Well, it's "math" all right, but it models a really stupid scenario which has no resemblance at all to actual biological processes.
That is infinitesmally small.
Yes, and also infinitismally valid as a meaningful model of reality.
On top of *that*, it makes the common ad hoc probability fallacy. Here's an example just like yours about a more familiar process, in order to show how idiotic your math is:
There are 52! (52 factorial, or 52x51x50...x1) possible arrangements to a single deck of cards. Take a deck, shuffle it thoroughly, and spread the deck face up on the table. See that arrangement of cards you ended up with? The odds of getting that exact arrangement are an astronomically small 1 out of 80658175170943878571660636856403766975289505440883277824000000000000 -- it's a miracle!!!Nice try.
Sorry, son, but all your "math" has demonstrated is that it you were randomly shuffling DNA like a deck of cards, the odds of producing someone's specific genome from scratch (and which one? Not counting identical twins, everyone's DNA is *different*) are astronomically low. But so freaking what? No one ever suggested that human life came about by *shuffling*. That's highly idiotic.
Instead, human life has come about via evolutionary processes, which are *not* as pointless and unfocussed as shuffling. And for a taste of just how *much* evolution can speed up things over purely random processes like the one you *incorrectly* try to use as an analogy for evolutionary processes, here's an older post of mine:
For further discussion of the many ways in which your analysis is flawed, see:
Or are you one of those who insist that a room full of monkeys with keyboards can write the complete works of Shakespeare?
In theory? Yes they can, if you're willing to wait long enough (where "enough" is an amount of time that boggles the imagination). In practice (by simple random output)? No they can't.
But they can do it pretty quickly and easily if a replication and selection process is involved.
You wanted to see a calculation, so let's do one.
Consider the Shakespeare phrase, "If you can look into the seeds of time, and say which grain will grow and which will not, speak then unto me." That's 109 characters (including spaces and punctuation). Upper and lower case letters, plus digits and puntuaction, make up a pool of about 70 different characters. This means that the odds of producing the Shakespeare phrase in one random trial is 1 out of 70109, or 1 in 1,305,227,939,201,292,014, 528,313,176,276,968,928,001, 249,110,077,400,839,115,038, 451,821,150,802,274,449,576, 205,527,736,070,000,000,000, 000,000,000,000,000,000,000, 000,000,000,000,000,000,000, 000,000,000,000,000,000,000, 000,000,000,000,000,000,000, 000,000,000,000,000.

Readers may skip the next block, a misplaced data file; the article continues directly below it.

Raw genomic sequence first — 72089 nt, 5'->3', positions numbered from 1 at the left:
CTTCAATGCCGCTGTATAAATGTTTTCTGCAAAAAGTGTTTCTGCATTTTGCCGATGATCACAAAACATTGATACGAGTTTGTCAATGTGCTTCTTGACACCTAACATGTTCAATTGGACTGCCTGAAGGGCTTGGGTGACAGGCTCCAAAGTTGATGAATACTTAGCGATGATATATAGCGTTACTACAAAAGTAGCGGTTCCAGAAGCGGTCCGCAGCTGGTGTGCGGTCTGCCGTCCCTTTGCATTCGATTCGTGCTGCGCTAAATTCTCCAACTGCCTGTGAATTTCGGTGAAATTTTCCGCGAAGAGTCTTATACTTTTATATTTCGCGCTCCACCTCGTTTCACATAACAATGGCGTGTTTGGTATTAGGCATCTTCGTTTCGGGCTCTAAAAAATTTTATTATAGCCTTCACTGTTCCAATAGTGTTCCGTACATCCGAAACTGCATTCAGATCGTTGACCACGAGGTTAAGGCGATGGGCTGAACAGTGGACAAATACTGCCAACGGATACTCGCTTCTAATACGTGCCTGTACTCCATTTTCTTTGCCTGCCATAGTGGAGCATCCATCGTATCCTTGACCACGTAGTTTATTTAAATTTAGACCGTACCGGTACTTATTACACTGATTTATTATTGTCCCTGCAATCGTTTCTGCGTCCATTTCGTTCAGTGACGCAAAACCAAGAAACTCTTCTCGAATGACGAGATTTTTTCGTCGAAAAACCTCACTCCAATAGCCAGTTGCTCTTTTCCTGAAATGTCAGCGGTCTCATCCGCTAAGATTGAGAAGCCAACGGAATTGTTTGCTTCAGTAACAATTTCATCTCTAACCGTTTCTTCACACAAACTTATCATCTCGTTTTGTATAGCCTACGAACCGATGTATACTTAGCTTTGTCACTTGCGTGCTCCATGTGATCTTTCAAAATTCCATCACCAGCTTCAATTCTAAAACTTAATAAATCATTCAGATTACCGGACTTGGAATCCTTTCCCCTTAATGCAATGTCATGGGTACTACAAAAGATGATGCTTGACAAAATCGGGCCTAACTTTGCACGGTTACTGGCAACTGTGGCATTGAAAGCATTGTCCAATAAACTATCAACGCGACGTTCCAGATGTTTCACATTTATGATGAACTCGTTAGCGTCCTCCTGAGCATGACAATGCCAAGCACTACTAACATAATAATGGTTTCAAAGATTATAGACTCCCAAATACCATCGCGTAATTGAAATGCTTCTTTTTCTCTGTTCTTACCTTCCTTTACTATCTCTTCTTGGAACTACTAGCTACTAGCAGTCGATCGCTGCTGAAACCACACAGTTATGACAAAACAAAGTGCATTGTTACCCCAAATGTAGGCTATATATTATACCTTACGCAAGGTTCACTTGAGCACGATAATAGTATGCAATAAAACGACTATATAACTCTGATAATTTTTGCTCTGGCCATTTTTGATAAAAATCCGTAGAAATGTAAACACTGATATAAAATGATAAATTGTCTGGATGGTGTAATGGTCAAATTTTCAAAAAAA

Needless to say, that's a big number. It's so huge that if every atom in the universe (about 1080 of them) were a computer capable of making a billion (1,000,000,000) random trials per second, the expected time required to produce the above line from Shakespeare would be 2,585,011,097,170,911,314,802,759,827,024,569,612,393, 783,728,161,759,843,736,212,615,624,189,581,658,716,078, 309,043,891,309 times the expected lifespan of the universe. That's close enough to "never" in my book.
But that's for *purely* random production process. How much do you think an evolutionary process could cut down that figure? Knock a few zeros off the end, maybe?
Well let's try it. Using an evolutionary process, which couples random variation with replication and selection and *nothing* else, the above Shakespeare phrase can be produced on a *single* computer (mine), using a breeding population of 1024 character strings in a whopping... 15 seconds (using this applet):Generation: 0Hmm, 15 seconds is a hell of a lot faster than zillions of times the lifespan of the universe, isn't it? Evolution sped things up (compared to a purely random process) by a factor of more than 10195 -- that's a "1" followed by a hundred and ninety-five zeros, or: 1, 000, 000, 000, 000, 000, 000, 000, 000, 000, 000, 000, 000, 000, 000, 000, 000, 000, 000, 000, 000, 000, 000, 000, 000, 000, 000, 000, 000, 000, 000, 000, 000, 000, 000, 000, 000, 000, 000, 000, 000, 000, 000, 000, 000, 000, 000, 000, 000, 000, 000, 000, 000, 000, 000, 000, 000, 000, 000, 000, 000, 000, 000, 000, 000, 000.
Tries <= 1024
Best Critter: "xSeOSEpc3Lm6rnRWnpFYL?QEDY7a67XlfRoJ0e8Len'X'1u'BhdrNqSNaXr7kVjondNozkf2CH9d96SaI?'f43M.CUGJ5XHbqfeR.UJP'tgNP"
Score (0 is best) 101
Tries <= 26624
Best Critter: "vf,ioV c3RKlooioifBFQXh, PeHTskof!oJ0e,Lrn'X'1u BhkchESNaXr kVjo dNozpanSI div1Qwi8h taQ,jswMkk,us1S'ugYtmm7."
Score (0 is best) 72
Tries <= 286464
Best Critter: "If you can look into the seeds of time, and say which grain will grow and which will not, speak then unto me."
Score (0 is best) 0
Checked 286464 critters in 15 seconds == 19097 tries/sec.
Lesson: Even simple evolutionary processes are *incredibly* more efficient and effective than simple randomness alone. Evolution can *easily* accomplish things which would be *impossibly* improbable by purely random means.
Though misread my intent, you did a nice job of taking my position one step further, and explaining how some more sensible form of evolution than just random shuffling can make dramatic improvements in the rate of advancement.